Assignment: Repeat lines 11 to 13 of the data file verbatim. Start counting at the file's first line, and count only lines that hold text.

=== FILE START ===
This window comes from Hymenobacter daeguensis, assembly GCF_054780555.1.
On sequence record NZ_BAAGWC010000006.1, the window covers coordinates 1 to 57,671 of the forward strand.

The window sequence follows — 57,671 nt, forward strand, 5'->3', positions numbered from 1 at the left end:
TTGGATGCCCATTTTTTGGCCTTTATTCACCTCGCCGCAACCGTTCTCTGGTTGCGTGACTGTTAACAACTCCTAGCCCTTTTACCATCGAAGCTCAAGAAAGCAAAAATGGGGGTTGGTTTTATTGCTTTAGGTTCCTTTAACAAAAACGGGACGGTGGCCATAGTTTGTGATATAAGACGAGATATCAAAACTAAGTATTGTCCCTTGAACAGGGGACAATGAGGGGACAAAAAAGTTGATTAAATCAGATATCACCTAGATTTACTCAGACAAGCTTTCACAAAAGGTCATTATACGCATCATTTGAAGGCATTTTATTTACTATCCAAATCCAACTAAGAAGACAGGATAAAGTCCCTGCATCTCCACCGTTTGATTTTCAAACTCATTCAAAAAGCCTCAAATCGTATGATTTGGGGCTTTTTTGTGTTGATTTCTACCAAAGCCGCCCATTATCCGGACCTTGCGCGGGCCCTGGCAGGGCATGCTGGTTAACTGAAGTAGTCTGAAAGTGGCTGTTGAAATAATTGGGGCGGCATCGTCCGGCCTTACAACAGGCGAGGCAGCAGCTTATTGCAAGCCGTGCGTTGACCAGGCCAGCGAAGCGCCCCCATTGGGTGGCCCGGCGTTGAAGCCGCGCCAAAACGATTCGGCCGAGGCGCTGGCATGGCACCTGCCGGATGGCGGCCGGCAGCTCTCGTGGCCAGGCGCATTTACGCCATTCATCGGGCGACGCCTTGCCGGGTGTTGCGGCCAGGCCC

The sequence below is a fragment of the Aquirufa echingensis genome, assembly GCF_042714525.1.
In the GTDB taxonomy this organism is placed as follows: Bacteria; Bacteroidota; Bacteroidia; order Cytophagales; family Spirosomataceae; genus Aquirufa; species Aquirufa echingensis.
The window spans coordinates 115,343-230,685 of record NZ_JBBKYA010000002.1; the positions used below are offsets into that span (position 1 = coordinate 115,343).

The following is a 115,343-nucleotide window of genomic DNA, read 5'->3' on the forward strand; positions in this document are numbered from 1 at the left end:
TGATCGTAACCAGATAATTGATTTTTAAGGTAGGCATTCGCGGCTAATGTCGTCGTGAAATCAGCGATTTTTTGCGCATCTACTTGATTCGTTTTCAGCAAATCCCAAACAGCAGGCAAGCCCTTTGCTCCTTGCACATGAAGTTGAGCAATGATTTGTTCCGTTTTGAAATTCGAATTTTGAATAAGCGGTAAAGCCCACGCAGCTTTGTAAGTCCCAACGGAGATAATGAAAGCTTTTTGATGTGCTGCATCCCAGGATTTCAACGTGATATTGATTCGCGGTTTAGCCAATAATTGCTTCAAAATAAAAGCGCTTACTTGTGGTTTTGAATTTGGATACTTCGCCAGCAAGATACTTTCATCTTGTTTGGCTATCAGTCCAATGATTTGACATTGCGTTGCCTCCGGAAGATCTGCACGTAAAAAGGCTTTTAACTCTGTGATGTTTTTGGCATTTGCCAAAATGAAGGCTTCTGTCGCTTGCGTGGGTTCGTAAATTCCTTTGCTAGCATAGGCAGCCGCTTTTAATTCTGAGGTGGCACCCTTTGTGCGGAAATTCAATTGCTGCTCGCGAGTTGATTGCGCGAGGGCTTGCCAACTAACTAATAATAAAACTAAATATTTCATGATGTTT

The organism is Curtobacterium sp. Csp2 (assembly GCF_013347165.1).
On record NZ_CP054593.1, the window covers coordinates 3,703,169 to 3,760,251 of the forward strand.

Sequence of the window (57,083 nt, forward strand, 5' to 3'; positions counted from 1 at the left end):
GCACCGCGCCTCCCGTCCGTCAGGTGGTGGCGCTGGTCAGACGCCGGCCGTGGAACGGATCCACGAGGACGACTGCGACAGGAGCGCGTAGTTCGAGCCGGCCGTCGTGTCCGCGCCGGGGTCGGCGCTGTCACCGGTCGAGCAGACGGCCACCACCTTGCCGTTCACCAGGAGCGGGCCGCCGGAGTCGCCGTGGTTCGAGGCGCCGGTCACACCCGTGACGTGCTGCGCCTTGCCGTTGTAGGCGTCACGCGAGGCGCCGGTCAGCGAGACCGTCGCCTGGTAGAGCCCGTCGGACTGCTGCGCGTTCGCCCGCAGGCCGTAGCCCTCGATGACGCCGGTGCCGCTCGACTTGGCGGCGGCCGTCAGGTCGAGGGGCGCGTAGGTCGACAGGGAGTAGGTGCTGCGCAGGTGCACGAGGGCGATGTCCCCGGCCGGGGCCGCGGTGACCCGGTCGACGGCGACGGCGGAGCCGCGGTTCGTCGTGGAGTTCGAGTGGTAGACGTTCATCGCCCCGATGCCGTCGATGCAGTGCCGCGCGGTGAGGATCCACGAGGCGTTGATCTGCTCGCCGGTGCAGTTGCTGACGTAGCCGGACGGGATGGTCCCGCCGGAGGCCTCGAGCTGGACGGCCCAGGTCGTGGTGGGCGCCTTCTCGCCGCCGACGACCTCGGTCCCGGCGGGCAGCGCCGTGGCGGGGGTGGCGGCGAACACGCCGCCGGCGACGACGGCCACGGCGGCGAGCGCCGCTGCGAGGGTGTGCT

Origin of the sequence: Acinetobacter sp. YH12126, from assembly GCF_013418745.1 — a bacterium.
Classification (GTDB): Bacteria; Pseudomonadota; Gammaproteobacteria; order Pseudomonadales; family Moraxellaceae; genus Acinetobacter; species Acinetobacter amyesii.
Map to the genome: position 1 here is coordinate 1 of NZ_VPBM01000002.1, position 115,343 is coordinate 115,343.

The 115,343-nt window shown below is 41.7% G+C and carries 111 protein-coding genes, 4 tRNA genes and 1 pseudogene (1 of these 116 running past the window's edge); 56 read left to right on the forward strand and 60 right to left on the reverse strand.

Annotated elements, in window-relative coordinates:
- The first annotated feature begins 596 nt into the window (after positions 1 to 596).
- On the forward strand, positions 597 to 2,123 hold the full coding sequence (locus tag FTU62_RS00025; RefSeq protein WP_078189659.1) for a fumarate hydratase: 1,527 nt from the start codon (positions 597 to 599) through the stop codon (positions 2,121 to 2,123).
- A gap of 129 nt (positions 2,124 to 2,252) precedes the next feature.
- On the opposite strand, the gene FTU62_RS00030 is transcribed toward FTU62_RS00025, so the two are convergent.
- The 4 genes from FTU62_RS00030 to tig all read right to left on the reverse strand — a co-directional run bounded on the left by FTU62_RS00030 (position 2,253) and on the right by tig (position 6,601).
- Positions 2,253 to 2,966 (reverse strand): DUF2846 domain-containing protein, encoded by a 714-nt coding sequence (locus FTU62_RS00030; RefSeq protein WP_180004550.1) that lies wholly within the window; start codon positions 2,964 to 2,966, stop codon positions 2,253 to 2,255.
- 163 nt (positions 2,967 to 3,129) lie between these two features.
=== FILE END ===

On record NZ_CP054593.1, the window covers coordinates 3,703,169 to 3,760,251 of the forward strand.

Sequence of the window (57,083 nt, forward strand, 5' to 3'; positions counted from 1 at the left end):
GCACCGCGCCTCCCGTCCGTCAGGTGGTGGCGCTGGTCAGACGCCGGCCGTGGAACGGATCCACGAGGACGACTGCGACAGGAGCGCGTAGTTCGAGCCGGCCGTCGTGTCCGCGCCGGGGTCGGCGCTGTCACCGGTCGAGCAGACGGCCACCACCTTGCCGTTCACCAGGAGCGGGCCGCCGGAGTCGCCGTGGTTCGAGGCGCCGGTCACACCCGTGACGTGCTGCGCCTTGCCGTTGTAGGCGTCACGCGAGGCGCCGGTCAGCGAGACCGTCGCCTGGTAGAGCCCGTCGGACTGCTGCGCGTTCGCCCGCAGGCCGTAGCCCTCGATGACGCCGGTGCCGCTCGACTTGGCGGCGGCCGTCAGGTCGAGGGGCGCGTAGGTCGACAGGGAGTAGGTGCTGCGCAGGTGCACGAGGGCGATGTCCCCGGCCGGGGCCGCGGTGACCCGGTCGACGGCGACGGCGGAGCCGCGGTTCGTCGTGGAGTTCGAGTGGTAGACGTTCATCGCCCCGATGCCGTCGATGCAGTGCCGCGCGGTGAGGATCCACGAGGCGTTGATCTGCTCGCCGGTGCAGTTGCTGACGTAGCCGGACGGGATGGTCCCGCCGGAGGCCTCGAGCTGGACGGCCCAGGTCGTGGTGGGCGCCTTCTCGCCGCCGACGACCTCGGTCCCGGCGGGCAGCGCCGTGGCGGGGGTGGCGGCGAACACGCCGCCGGCGACGACGGCCACGGCGGCGAGCGCCGCTGCGAGGGTGTGCT